Gift-card bill requires they have a 2-year life



Consumers complain about cards' expiring and fees' being added.
COLUMBUS (AP) -- People who misplace gift cards or don't use them right away would not have to worry about them expiring for two years under a bill that would require that minimum life for the cards.
The measure, which passed the Senate in June, also would prevent retailers from charging fees that reduce the value of the cards during that time.
Sen. Robert Spada, a North Royalton Republican, said he introduced the legislation after getting complaints from family, friends and constituents who were concerned that their gift cards were no longer usable when they tried to redeem them.
"I thought it was a great idea that when you want to give a gift to a friend or family person, they actually get to use the gift," he said.
The bill has been held up in a House committee, where representatives have been working to clarify which cards would be covered. About a dozen states have passed laws regulating gift cards' expiration dates.
The National Retail Federation estimated that the average customer would spend about $88 on gift cards during the holiday season.
What consumers think
William and Glenna Bigelow said they know what it's like to open a drawer and discover a gift card that had been misplaced and has since expired, so the proposed law would be helpful. The suburban Columbus couple said they also have had cards that started deducting fees if they were not used within a set time.
Jeff Maxwell, 41, of Columbus, said he hasn't had much trouble with gift cards, but the bill doesn't go far enough.
"I think if you're purchasing something from a store, it should be valid as long as that store is in business," he said.
Attorney General Jim Petro's office has received about 460 complaints about gift cards in the past five years, including about 77 in the past year, spokeswoman Michelle Gatchell said. She said the complaints included expiration dates and extra fees.
But Lora Miller of the Ohio Council of Retail Merchants said expiration dates are often necessary to prevent problems with taxes and accounting.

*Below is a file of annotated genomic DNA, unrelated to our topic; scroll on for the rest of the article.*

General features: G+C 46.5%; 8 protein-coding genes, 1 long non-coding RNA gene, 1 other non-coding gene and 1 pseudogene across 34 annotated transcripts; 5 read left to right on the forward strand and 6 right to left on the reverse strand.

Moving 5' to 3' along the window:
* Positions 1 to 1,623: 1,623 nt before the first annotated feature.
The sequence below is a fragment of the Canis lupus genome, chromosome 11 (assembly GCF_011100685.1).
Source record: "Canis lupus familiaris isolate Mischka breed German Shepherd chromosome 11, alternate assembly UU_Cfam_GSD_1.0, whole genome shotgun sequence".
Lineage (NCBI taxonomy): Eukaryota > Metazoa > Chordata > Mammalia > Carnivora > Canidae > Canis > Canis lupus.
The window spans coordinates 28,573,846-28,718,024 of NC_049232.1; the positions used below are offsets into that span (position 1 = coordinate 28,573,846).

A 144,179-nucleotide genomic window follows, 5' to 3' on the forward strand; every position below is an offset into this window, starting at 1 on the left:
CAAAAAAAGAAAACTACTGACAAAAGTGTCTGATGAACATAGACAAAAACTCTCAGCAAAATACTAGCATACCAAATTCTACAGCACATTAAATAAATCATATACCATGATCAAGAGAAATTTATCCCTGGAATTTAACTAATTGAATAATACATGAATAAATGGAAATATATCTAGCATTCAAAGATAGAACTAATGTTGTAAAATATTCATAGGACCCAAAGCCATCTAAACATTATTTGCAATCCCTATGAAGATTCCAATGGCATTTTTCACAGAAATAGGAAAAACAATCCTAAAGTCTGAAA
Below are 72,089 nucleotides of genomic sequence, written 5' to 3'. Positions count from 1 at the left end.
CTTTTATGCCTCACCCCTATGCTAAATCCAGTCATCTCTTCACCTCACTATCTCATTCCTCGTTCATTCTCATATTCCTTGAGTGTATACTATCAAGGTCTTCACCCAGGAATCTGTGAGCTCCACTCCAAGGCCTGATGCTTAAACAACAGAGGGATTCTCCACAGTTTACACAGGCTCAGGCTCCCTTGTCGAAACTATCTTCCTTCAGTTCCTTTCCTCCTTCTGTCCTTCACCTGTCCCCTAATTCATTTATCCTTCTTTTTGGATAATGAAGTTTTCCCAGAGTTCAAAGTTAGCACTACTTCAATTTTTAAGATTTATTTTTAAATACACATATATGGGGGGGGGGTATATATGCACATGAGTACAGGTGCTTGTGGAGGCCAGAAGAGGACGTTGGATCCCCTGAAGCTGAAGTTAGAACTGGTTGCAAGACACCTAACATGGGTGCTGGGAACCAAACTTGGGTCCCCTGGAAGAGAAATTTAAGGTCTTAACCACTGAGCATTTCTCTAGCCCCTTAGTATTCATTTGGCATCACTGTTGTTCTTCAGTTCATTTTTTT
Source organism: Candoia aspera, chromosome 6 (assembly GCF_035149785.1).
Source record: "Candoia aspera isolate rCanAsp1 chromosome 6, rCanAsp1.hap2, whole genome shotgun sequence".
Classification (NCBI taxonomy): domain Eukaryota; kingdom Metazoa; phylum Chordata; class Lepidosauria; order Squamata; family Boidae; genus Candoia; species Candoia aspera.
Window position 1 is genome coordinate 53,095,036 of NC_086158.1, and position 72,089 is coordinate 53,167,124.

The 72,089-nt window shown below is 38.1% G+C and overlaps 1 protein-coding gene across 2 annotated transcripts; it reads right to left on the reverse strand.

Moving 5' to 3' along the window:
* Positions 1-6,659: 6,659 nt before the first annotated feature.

"In general, we think it should be left up to the free market," Miller said.
The group opposed a previous proposal that would have banned any expiration dates for the cards, but took a neutral position this time because Spada worked with the council on a compromise, Miller said.
Retailers react
Some retailers have voluntarily stopped charging fees and adding expiration dates in the last few years in response to customer complaints and bad publicity, said Evan Johnson, an administrator for the Division of Consumer Affairs in Montgomery County, Md. The department has conducted an annual survey of gift cards since 2003.
In the first survey, 18 of the 30 gift cards analyzed had fees or expiration dates attached. That number had dropped to nine in last year's survey, Johnson said.
"I think the word got out and some companies got embarrassed," Johnson said.
Rod Paulette, 39, of Columbus, who used a gift card he got for Christmas at a Starbucks coffee shop Sunday, said he liked the idea of a law regulating the cards. He said the cards make gift-giving easier.
"You don't know what they want and people don't know what they want half the time," he said.
Spada said he wanted to include cards sold by companies such as Visa and MasterCard, but the idea met too much opposition.
The federal government also is investigating gift card practices. In December, two members of the House Energy and Commerce Committee asked the Federal Trade Commission to look into how gift cards are marketed, sold and used. A report is due in February.

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